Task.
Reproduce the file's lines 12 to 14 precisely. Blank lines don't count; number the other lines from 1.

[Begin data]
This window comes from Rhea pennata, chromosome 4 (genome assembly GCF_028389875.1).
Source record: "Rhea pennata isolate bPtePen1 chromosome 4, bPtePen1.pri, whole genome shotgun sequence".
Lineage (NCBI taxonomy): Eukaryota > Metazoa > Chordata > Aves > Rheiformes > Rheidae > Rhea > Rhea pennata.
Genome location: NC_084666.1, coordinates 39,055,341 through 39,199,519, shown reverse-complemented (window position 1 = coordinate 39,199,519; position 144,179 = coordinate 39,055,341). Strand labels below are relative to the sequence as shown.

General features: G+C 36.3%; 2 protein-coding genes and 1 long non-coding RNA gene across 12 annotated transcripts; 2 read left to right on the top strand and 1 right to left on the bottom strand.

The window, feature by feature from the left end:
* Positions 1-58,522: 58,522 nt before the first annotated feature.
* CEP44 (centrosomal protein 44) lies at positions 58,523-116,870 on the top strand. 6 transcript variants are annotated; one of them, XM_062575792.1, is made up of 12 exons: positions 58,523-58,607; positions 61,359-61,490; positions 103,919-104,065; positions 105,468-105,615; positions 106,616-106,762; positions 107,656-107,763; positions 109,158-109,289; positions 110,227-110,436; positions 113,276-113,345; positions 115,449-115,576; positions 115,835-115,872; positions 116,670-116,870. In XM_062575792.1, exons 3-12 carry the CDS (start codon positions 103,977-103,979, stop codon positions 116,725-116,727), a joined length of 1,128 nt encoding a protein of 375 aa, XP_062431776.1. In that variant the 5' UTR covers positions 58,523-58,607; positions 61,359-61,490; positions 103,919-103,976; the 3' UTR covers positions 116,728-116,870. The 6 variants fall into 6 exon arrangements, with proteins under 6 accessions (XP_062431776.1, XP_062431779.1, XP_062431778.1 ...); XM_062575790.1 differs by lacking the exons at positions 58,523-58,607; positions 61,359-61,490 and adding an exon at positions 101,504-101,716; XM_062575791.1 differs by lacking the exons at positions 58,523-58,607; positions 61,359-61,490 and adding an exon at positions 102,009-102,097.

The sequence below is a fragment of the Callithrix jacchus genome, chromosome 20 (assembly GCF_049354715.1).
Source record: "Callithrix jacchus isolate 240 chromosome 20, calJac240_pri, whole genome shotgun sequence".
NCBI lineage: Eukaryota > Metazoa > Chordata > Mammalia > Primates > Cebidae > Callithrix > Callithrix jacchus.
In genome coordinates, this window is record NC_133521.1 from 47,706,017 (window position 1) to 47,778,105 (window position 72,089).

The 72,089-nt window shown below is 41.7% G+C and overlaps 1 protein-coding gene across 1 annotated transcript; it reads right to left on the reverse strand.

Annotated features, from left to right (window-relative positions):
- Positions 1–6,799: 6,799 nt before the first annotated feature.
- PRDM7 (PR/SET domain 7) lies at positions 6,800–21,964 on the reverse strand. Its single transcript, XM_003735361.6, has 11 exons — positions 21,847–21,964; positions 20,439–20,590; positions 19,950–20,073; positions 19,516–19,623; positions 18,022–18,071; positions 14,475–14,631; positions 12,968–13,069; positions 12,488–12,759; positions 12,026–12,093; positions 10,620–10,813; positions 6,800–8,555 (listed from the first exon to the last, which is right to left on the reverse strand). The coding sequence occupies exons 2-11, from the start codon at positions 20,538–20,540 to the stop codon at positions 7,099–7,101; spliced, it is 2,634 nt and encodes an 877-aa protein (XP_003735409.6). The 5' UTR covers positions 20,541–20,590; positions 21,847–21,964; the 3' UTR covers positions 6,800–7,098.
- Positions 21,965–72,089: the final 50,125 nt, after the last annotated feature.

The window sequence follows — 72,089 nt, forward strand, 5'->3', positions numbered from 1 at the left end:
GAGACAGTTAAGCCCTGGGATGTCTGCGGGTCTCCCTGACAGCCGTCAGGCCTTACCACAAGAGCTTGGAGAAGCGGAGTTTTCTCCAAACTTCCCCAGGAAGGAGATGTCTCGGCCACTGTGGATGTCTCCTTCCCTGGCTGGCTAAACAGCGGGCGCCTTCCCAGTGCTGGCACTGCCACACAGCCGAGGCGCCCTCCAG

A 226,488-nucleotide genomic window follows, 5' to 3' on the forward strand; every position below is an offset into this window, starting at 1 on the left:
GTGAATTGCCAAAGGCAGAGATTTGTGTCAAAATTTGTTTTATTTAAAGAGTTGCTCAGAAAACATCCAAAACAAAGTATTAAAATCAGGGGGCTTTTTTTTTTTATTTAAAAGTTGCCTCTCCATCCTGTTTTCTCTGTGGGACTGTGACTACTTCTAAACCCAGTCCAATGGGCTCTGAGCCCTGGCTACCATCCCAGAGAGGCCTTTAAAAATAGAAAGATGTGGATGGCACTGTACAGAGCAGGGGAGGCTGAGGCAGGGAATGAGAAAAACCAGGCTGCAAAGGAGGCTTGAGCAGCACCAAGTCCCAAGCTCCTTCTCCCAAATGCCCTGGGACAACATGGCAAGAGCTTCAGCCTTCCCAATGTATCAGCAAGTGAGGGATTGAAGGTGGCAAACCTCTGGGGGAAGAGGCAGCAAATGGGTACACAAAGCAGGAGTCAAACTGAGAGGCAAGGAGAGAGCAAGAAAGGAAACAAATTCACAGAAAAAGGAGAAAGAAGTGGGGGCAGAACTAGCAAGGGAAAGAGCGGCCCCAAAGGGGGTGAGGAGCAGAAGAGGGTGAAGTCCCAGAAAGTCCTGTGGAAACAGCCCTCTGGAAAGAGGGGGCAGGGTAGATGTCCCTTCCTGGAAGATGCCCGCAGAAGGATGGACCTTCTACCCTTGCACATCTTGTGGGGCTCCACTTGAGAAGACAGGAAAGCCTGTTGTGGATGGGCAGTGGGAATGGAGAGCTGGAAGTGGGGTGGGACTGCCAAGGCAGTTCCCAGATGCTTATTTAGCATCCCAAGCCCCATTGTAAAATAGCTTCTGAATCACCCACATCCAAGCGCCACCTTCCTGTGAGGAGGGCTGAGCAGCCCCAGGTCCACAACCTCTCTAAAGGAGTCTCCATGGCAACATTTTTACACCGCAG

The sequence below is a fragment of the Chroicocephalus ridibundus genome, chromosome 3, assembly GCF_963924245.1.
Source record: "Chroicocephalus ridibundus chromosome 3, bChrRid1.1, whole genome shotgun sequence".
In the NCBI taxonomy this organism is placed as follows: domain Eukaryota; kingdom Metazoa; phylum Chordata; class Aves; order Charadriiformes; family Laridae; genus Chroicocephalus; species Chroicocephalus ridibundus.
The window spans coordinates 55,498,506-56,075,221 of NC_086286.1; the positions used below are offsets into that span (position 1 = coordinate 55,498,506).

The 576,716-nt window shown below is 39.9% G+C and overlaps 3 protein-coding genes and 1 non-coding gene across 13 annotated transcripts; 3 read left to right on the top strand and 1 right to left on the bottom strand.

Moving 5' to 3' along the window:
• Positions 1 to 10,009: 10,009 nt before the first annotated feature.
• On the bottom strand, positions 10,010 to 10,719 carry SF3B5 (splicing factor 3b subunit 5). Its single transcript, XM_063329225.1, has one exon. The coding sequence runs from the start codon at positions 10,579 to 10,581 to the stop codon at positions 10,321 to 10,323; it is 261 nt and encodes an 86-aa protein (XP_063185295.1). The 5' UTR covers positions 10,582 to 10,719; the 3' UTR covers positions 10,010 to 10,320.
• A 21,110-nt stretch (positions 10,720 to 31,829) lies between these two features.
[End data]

In genome coordinates, this window is record NC_133521.1 from 47,706,017 (window position 1) to 47,778,105 (window position 72,089).

The 72,089-nt window shown below is 41.7% G+C and overlaps 1 protein-coding gene across 1 annotated transcript; it reads right to left on the reverse strand.

Annotated features, from left to right (window-relative positions):